My IDAC Experience 

“The idea of being able to live and learn in another place is…
…absolutely awesome!” 

Kai Libicher
Exchange Student, Dept. of Developmental Neurobiology

The Research Environment: I find the Japanese people in general to be very friendly and polite. They are quite hard-working and it’s not uncommon to see people working on weekends too, which is rarely the case in my home country of Germany. The lab’s atmosphere is very open and friendly; we have weekly seminars and progress reports to share experimental data, and I always learn something new. There are some differences in preferred equipment in comparison to the labs I’ve worked in before back in Germany, but essentially, the research environment is about the same.

Sendai and its Surroundings: Sendai is much larger than I expected. With one million inhabitants, it’s almost as big as Munich, my hometown. You do get quite a city feeling around Sendai’s main train station area, but not too far away, you can find a more peaceful and quiet environment. For example, during the fall season, many groups of people gather along the Hirose river (広瀬川) to engage in the Imoni (芋煮) tradition – cooking meat and potato soup outside. Another dish for which Sendai is very famous for is Gyutan (牛タン), or beef tongue. I was kindly invited to a Gyutan meal the first week I arrived by my lab mates.

The surrounding area of Sendai reminds me a little of home in Germany, especially the forest areas . This is not that surprising though, since both countries are situated in the same climate zone. Moreover, you can find many Onsens here (温泉), which are traditional Japanese hot baths. The one I went to also had a sauna and a cooling pool, which is great after a long week of doing experiments and studying.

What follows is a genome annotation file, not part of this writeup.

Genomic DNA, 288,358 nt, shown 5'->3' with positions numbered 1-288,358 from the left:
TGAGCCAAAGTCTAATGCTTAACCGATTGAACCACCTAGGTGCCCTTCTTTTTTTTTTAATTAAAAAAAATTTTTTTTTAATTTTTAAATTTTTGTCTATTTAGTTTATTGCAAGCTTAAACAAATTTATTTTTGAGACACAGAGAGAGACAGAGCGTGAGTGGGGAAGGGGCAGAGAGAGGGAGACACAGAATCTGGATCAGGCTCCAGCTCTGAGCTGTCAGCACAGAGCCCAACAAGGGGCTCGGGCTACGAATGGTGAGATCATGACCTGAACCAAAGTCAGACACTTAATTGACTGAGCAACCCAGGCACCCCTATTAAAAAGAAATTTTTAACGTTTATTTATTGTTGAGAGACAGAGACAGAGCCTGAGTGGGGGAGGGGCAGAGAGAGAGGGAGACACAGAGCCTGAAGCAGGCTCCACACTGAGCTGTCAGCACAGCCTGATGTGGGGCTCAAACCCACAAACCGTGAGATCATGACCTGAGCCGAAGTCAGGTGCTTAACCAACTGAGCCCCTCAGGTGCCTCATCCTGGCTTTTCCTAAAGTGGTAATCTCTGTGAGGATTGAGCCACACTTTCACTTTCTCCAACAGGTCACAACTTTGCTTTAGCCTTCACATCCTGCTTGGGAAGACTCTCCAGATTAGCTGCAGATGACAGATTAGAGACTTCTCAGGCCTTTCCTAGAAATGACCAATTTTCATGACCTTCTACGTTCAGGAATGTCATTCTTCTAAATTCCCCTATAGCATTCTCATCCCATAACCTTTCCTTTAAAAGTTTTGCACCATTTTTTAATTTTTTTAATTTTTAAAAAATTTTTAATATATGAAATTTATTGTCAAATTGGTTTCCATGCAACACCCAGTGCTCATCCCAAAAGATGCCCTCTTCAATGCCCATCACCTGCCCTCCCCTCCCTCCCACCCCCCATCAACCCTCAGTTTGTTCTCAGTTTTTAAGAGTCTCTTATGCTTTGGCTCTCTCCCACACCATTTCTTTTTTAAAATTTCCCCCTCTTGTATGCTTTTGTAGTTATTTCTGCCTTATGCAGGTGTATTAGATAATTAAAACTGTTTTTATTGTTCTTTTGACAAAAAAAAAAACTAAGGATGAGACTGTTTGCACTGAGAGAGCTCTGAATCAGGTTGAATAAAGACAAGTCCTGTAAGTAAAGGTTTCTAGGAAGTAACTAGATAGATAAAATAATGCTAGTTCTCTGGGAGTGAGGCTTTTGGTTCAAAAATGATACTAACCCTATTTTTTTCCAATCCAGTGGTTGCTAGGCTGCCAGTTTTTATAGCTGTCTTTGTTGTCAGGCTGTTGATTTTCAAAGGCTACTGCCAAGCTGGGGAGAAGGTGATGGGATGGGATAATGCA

Sendai’s Nightlife: Well, it is not as busy as I am used to in Germany. You do however have the Kokubuncho (国分町) area which is the major entertainment district in Sendai. At night, you can find some interesting restaurants and bars, but don’t expect too much. From my experience, I think the major difference between my hometown and Sendai is the people. Most local residents stay by themselves rather often and their behavior is way more polite; you see less people drinking or smoking out in the open. Even at night, the central city is rather quiet when compared to Munich.

Another difference is the climate. Whereas my friends in Germany have to wear their jackets at this time of autumn, I can still ride my bike wearing just a pullover. The lighting is something which I had to get used to. Europeans reset the clock by adding an hour during winter time; the Japanese do not. This has been rather confusing for my circadian rhythm, as it got dark earlier than I was used to. So far, I’ve been living in Sendai for almost two months now, so I am sure there will be more to tell once the new year has started.

Up until now, my experience has been very positive, I have had a warm welcome by my lab mates and I feel comfortable spending my time here.